The Bible’s Viewpoint
Why Study the Bible?
READING the Bible through from cover to cover is no small feat. Have you done it once or maybe several times? Many people properly take pride in having done so. Finding the time to read the Bible should be listed right near the top—if not number one—on our list of life’s priorities. For what reason? To know the basic contents of the most widely circulated book in all history, the only book that rightfully claims to be inspired of God.—2 Timothy 3:16.
However, a person can do more than just read the Bible and know its general outline. Is it your desire to please God and enjoy the full benefits of the teachings of that holy book? Then follow the advice that the apostle Paul gave to the young man Timothy: “Continue applying yourself to public reading, to exhortation, to teaching. Ponder over these things; be absorbed in them, that your advancement may be manifest to all persons. Pay constant attention to yourself and to your teaching. Stay by these things, for by doing this you will save both yourself and those who listen to you.”—1 Timothy 4:13, 15, 16.
Such meditating on Bible teachings and becoming immersed in them involves more than a reading of the Scriptures alone. Reading the Bible does not in itself guarantee that a person can properly use the information gained, any more than reading a book about the human brain qualifies him to be a brain surgeon. Hence, listen to Paul’s further advice to Timothy: “Do your utmost to present yourself approved to God, a workman with nothing to be ashamed of, handling the word of the truth aright.”—2 Timothy 2:15.
Opens Vistas of Understanding
Learning to handle God’s Word skillfully takes study. When a person studies the Bible carefully, considering what it says, getting the sense of it, reading passages in context, understanding its history, then unexpected vistas of insight may open up to him. He now begins personally to benefit from God’s Word.
Let us take an example showing that in just reading a portion of Scripture, we may not perceive the meaning of what is said unless we read the context. At Acts 17:11 we read concerning the people of the Greek city of Beroea, located not far from Thessalonica: “Now the latter were more noble-minded than those in Thessalonica, for they received the word with the greatest eagerness of mind, carefully examining the Scriptures daily as to whether these things were so.”
At first glance we might conclude that the Christians in Beroea were more studious than those in Thessalonica. However, note in verse 10 of Acts chapter 17 that Paul and Silas on arriving in Beroea went into “the synagogue of the Jews” to preach God’s Word. And Ac 17 verse 12 says that “many of them [the Jews] became believers.” That verse helps us to reach a different conclusion. The sacred account is telling us that it was not the Christians that were being compared with one another in these two cities, but, rather, it was the Jews in those places.
In addition, did you notice what made the Beroeans more noble-minded in character? They eagerly examined the Scriptures. Professor Archibald Thomas Robertson, commenting on those words in Word Pictures in the New Testament, wrote: “Paul expounded the Scriptures daily as in Thessalonica, but the Beroeans, instead of resenting his new interpretation, examined (anakrinō means to sift up and down, make careful and exact research as in legal processes . . . ) the Scriptures for themselves.” Their examination was not superficial. Those Beroean Jews probed carefully for confirmation that what Paul and Silas were teaching from the Scriptures about Jesus as the long-promised Messiah was true.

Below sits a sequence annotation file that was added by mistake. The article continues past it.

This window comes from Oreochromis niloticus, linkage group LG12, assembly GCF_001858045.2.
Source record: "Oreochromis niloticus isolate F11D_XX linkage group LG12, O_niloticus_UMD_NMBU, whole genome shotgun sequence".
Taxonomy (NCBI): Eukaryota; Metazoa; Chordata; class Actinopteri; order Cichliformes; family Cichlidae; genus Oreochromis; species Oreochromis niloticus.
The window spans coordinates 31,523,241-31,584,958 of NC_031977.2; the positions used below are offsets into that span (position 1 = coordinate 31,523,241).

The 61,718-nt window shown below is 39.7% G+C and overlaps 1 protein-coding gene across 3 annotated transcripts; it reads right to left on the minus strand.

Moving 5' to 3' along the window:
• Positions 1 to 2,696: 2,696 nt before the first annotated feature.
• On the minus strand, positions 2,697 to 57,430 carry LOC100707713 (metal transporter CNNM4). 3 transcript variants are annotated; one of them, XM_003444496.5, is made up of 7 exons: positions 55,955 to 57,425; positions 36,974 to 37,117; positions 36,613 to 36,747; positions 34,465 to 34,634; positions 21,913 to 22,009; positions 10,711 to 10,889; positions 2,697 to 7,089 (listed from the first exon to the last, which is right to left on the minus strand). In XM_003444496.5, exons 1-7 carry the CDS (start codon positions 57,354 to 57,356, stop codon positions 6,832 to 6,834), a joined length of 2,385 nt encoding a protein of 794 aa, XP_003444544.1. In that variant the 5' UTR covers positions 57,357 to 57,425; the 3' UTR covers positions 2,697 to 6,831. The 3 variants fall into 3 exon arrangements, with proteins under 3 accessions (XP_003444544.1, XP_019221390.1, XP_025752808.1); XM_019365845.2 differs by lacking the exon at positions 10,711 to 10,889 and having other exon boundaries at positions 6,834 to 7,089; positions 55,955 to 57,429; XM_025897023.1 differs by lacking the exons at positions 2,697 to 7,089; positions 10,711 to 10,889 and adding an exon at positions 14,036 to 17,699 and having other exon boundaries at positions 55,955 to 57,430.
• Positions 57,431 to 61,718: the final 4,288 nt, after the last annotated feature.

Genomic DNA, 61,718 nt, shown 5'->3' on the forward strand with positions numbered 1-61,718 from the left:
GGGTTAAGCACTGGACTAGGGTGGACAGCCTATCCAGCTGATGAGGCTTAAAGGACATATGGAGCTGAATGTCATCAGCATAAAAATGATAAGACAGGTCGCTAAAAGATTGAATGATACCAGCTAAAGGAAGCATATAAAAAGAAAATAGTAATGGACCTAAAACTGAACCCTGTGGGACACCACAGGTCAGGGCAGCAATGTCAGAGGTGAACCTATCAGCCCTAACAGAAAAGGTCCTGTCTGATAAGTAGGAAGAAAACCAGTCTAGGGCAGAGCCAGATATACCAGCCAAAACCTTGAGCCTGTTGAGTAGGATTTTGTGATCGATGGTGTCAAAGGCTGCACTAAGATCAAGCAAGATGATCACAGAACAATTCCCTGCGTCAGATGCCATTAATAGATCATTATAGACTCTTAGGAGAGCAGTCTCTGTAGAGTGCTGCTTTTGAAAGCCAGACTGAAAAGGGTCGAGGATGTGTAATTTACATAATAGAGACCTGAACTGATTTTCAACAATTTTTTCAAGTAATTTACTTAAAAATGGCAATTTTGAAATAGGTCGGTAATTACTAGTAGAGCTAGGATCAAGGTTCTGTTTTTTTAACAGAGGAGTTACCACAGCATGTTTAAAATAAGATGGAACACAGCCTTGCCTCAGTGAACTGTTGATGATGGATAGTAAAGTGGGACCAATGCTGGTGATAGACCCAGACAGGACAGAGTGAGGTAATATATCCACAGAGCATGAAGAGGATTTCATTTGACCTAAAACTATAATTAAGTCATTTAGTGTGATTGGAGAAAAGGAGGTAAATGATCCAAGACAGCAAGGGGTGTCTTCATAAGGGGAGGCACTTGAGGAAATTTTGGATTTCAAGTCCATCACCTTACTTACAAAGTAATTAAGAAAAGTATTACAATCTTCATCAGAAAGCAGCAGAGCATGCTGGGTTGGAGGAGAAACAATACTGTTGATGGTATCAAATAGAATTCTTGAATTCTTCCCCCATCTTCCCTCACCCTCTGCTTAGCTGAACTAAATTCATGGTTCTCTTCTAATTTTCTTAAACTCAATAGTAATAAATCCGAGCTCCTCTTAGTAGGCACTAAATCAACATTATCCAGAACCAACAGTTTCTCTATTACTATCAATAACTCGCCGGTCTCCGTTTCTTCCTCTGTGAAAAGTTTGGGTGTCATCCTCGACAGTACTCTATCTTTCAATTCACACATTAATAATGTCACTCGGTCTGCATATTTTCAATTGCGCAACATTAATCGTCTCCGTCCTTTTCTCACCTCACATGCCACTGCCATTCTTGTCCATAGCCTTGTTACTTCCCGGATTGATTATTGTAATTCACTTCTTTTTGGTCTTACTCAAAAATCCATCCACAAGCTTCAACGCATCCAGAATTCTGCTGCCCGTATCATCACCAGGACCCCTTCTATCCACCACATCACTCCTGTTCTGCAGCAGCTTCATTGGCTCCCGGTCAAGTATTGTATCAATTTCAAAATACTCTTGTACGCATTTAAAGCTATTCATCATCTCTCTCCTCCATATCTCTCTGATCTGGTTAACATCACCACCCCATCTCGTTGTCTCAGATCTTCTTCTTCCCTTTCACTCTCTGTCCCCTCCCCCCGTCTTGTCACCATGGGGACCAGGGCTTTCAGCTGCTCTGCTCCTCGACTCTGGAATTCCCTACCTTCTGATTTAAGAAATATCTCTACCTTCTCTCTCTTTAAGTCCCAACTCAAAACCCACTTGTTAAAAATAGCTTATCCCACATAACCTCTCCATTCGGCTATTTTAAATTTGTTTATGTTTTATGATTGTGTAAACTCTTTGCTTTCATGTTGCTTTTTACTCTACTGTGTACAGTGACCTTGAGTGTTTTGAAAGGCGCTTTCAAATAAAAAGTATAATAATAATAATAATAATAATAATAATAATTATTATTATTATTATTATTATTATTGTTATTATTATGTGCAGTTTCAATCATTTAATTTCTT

Therefore, following the example of the ancient Beroeans, it is important that we not only read God’s Word but also study it—“carefully examining the Scriptures”—so as to get the meaning of what is said. In this way we can deepen our appreciation for the Bible, and we too become, like Timothy, persons able to ‘save both ourselves and those who listen to us.’ Why? Because, in addition to reading the Scriptures, we have studied them so as to act obediently on what we have learned.—Proverbs 3:1-6.
Source of True Values and Prophecy
Let us consider two other reasons to study the Bible. The Bible is second to no other book in providing moral and ethical values. Many years ago, an American educator made this observation: “I believe a knowledge of the Bible without a college course is more valuable than a college course without the Bible.” For Bible knowledge to become your treasure, your motive for studying the Scriptures must be to apply its precepts and teachings to your daily life so that it can make you a better person, ‘one who can handle the word of the truth aright.’—2 Timothy 2:15; Proverbs 2:1-22.
Additionally, within its pages are found God-inspired prophecies that have already been fulfilled in history and others that are having their fulfillment in our century. A study of Bible prophecies helps a person to understand the meaning of present world conditions—wars, famines, family breakups, violent crimes—and how to avoid being trapped by anxiety because of them. (Luke 21:10, 11, 25-28) Thus, we are enlightened by God’s answers to present-day problems, answers that reveal where we are in the stream of time and how we can successfully plan for the future. Those answers come to us through the channel of ‘the faithful and discreet anointed slave’ class, which uses the Watchtower Society as its publishing agency.—Matthew 24:45-47; 2 Peter 1:19.
Psalm 119:105 says: “Your word is a lamp to my foot, and a light to my roadway.” Therefore, people who regularly study the words of wisdom found in the Bible and who apply them will be among those who will understand God’s will and purpose and, in effect, have a lighted path that guides their daily lives through today’s moral quagmire.